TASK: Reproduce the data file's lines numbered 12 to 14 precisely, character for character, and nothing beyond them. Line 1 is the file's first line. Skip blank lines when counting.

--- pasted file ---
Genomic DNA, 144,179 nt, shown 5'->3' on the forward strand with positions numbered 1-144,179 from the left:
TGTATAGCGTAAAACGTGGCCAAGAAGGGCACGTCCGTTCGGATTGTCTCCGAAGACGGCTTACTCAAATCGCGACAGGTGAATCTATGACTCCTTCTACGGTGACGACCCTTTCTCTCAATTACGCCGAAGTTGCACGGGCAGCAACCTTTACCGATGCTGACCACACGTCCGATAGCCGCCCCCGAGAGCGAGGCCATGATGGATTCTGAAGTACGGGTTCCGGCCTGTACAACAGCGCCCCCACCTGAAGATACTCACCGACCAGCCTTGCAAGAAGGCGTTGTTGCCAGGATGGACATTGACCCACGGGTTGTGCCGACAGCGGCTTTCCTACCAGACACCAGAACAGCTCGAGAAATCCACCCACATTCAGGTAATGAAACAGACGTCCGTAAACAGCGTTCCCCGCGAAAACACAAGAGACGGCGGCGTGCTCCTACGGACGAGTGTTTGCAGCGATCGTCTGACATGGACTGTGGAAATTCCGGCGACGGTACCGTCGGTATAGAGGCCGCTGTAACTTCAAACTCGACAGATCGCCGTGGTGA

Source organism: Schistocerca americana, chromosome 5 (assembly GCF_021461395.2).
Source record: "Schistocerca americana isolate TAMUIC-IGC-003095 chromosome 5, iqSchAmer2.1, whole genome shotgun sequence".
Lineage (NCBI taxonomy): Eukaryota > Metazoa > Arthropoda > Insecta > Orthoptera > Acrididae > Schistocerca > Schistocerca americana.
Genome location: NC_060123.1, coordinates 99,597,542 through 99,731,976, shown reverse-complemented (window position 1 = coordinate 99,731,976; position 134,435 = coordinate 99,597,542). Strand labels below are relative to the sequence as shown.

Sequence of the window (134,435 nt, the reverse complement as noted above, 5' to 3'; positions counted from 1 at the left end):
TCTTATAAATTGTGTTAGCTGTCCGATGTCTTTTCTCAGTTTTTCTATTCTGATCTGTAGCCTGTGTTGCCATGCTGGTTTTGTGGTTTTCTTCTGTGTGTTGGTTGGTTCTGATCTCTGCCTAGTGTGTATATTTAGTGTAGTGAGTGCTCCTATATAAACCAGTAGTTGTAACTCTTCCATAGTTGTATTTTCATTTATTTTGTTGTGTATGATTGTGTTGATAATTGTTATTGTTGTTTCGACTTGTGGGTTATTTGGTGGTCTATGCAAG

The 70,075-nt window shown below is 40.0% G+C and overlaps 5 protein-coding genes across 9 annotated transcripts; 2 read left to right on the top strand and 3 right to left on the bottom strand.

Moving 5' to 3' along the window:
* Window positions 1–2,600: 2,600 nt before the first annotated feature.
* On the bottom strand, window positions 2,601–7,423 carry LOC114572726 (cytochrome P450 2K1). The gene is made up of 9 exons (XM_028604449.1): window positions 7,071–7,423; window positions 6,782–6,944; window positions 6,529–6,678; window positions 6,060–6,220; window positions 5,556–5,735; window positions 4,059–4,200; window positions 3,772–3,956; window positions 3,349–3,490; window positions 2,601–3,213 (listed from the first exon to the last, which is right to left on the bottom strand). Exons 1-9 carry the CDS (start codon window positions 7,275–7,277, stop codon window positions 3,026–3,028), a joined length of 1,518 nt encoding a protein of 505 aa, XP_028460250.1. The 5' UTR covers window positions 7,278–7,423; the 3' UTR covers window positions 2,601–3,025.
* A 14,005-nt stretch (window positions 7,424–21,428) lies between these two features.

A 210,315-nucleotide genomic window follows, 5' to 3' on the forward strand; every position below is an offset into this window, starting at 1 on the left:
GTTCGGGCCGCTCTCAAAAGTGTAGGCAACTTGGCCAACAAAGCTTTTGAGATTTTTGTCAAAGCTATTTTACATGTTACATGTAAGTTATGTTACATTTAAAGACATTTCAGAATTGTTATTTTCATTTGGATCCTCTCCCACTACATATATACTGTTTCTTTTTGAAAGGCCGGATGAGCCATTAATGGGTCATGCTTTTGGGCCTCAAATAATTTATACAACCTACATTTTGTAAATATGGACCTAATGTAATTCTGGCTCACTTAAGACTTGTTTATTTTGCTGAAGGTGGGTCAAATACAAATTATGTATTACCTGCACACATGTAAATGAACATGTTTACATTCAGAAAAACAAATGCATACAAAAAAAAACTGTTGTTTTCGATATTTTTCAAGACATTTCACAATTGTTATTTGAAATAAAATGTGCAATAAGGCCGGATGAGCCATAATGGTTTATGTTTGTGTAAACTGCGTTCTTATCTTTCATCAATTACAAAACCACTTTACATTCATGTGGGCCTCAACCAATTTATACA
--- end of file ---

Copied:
* On the bottom strand, window positions 2,601–7,423 carry LOC114572726 (cytochrome P450 2K1). The gene is made up of 9 exons (XM_028604449.1): window positions 7,071–7,423; window positions 6,782–6,944; window positions 6,529–6,678; window positions 6,060–6,220; window positions 5,556–5,735; window positions 4,059–4,200; window positions 3,772–3,956; window positions 3,349–3,490; window positions 2,601–3,213 (listed from the first exon to the last, which is right to left on the bottom strand). Exons 1-9 carry the CDS (start codon window positions 7,275–7,277, stop codon window positions 3,026–3,028), a joined length of 1,518 nt encoding a protein of 505 aa, XP_028460250.1. The 5' UTR covers window positions 7,278–7,423; the 3' UTR covers window positions 2,601–3,025.
* A 14,005-nt stretch (window positions 7,424–21,428) lies between these two features.

A 210,315-nucleotide genomic window follows, 5' to 3' on the forward strand; every position below is an offset into this window, starting at 1 on the left: